From the days of the apostles, the Church has always asked the Lord to heal its sick, anointing them with oil and laying hands on them with prayer, even as St. James directs in James 5. The Lord never fails to respond to the prayer of faith, bringing His power upon those who humbly seek Him, whether for the healing of physical or spiritual ills.
Following the directions St. James gives (which presuppose a many presbyters in the local church), the Church’s service books envision seven presbyters gathering together for this service. Now that the Church (with its presbyters) is more spread out, it is not always possible for seven presbyters to gather together for this service, and the service books recognize this also, allowing the rite to be used by a single presbyter (the norm in most parishes), in an abbreviated rite.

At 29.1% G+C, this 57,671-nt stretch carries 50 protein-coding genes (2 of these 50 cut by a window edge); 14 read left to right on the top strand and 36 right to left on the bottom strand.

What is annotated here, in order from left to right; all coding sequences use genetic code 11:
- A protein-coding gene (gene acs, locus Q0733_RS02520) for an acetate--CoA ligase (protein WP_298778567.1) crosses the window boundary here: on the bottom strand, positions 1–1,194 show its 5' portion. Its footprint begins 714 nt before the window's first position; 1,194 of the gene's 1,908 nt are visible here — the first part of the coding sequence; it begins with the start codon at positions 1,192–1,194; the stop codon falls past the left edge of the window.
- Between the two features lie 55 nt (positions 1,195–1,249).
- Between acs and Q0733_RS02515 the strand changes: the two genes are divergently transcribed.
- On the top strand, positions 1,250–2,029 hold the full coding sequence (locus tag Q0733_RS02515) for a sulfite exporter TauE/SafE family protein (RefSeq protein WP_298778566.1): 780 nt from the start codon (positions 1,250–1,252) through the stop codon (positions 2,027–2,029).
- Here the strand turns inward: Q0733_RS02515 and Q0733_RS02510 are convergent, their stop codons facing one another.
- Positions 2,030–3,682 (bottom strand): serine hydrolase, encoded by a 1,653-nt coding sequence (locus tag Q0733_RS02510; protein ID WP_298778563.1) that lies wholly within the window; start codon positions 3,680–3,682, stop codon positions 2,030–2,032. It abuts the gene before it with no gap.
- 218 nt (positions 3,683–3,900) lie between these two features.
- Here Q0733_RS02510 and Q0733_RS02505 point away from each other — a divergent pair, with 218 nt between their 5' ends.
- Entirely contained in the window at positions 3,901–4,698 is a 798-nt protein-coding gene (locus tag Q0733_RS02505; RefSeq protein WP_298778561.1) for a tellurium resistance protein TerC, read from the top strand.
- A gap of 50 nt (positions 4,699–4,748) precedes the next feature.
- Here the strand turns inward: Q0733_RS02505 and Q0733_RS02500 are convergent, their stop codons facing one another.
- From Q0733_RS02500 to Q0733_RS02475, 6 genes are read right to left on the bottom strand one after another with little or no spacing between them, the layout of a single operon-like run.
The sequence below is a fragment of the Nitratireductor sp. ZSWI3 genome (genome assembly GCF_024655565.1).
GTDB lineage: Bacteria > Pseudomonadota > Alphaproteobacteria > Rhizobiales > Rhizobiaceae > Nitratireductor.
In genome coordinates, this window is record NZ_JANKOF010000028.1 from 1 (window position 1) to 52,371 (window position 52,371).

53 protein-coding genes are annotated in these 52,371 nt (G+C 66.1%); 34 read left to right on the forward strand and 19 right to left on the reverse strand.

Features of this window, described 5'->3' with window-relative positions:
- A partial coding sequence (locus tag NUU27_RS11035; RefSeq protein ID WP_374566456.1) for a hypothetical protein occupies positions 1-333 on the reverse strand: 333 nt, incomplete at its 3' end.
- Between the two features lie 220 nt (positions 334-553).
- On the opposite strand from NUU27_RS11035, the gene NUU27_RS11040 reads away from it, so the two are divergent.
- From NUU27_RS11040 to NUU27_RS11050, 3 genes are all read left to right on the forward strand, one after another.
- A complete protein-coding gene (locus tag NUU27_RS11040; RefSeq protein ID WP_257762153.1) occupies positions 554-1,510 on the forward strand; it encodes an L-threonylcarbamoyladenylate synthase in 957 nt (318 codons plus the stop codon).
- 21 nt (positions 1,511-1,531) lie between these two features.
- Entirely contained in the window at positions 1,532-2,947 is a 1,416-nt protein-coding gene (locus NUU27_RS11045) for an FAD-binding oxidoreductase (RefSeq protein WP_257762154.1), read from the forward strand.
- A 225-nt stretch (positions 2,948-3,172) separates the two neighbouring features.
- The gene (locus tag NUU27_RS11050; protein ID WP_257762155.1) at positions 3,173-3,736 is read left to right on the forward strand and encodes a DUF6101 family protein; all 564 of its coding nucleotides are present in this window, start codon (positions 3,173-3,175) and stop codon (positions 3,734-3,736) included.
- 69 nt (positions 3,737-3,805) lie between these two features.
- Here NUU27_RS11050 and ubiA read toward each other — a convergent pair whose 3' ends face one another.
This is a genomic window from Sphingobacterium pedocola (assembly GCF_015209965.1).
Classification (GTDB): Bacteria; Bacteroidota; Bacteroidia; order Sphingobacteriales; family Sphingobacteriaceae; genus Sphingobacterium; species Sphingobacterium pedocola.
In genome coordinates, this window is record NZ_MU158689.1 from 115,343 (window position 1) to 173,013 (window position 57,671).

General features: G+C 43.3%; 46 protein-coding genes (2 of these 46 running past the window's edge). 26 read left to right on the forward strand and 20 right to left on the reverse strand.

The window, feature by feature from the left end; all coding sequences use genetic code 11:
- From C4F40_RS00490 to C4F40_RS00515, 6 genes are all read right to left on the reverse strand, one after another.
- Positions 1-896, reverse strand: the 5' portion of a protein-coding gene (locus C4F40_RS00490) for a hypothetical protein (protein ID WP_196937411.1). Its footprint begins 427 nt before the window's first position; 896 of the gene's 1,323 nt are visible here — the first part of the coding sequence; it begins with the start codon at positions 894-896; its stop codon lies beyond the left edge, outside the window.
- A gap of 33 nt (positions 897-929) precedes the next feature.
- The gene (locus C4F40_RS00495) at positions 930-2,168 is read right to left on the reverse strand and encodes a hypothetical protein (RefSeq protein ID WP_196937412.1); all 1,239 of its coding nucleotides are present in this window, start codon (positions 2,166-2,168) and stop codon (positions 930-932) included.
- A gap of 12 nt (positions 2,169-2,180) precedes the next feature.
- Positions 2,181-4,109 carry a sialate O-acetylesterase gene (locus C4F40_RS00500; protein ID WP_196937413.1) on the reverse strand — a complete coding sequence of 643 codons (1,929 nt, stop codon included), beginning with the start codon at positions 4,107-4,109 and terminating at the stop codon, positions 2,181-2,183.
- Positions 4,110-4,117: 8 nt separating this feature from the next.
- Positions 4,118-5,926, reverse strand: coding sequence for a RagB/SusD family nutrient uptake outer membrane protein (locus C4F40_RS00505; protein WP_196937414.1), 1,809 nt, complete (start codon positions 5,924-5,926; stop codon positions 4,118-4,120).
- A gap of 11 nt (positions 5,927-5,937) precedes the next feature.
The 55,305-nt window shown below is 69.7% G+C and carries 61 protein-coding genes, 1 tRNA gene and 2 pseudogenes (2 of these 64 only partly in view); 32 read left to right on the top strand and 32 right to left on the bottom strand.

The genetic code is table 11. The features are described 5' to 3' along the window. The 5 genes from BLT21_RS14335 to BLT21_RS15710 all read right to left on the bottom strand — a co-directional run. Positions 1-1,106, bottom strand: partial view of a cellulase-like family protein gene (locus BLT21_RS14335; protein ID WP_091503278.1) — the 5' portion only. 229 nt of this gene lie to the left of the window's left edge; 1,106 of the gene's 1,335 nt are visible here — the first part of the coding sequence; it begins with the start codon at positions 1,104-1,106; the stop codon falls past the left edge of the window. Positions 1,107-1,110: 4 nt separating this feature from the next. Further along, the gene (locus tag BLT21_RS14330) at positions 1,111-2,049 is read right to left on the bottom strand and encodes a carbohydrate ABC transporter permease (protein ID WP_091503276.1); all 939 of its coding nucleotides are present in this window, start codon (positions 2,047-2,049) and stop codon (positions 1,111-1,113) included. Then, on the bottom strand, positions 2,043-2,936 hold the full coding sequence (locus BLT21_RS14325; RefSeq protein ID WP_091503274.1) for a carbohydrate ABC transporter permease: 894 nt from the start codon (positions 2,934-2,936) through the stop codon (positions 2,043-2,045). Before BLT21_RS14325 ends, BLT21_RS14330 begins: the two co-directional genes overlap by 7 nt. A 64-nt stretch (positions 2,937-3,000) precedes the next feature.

The Anointing Service can be served anytime. Recently it has become customary to have the service on Holy Wednesday, where it (sadly) functions as a kind of substitute for sacramental confession. The typikon knows nothing of this custom, which must be considered a liturgical aberration, especially since it interrupts the flow and progress of the Holy Week services, in which we journey with our Lord from Palm Sunday to the Cross. (It is for this reason that Archbishop Seraphim once directed his clergy not to serve the Anointing Service on Holy Wednesday, but at other times.)
We will serve the Anointing Service several times during the Church year. We serve it now in response to the request of Bishop Irenee, who has discerned a need for healing in the parishes of the archdiocese at this time.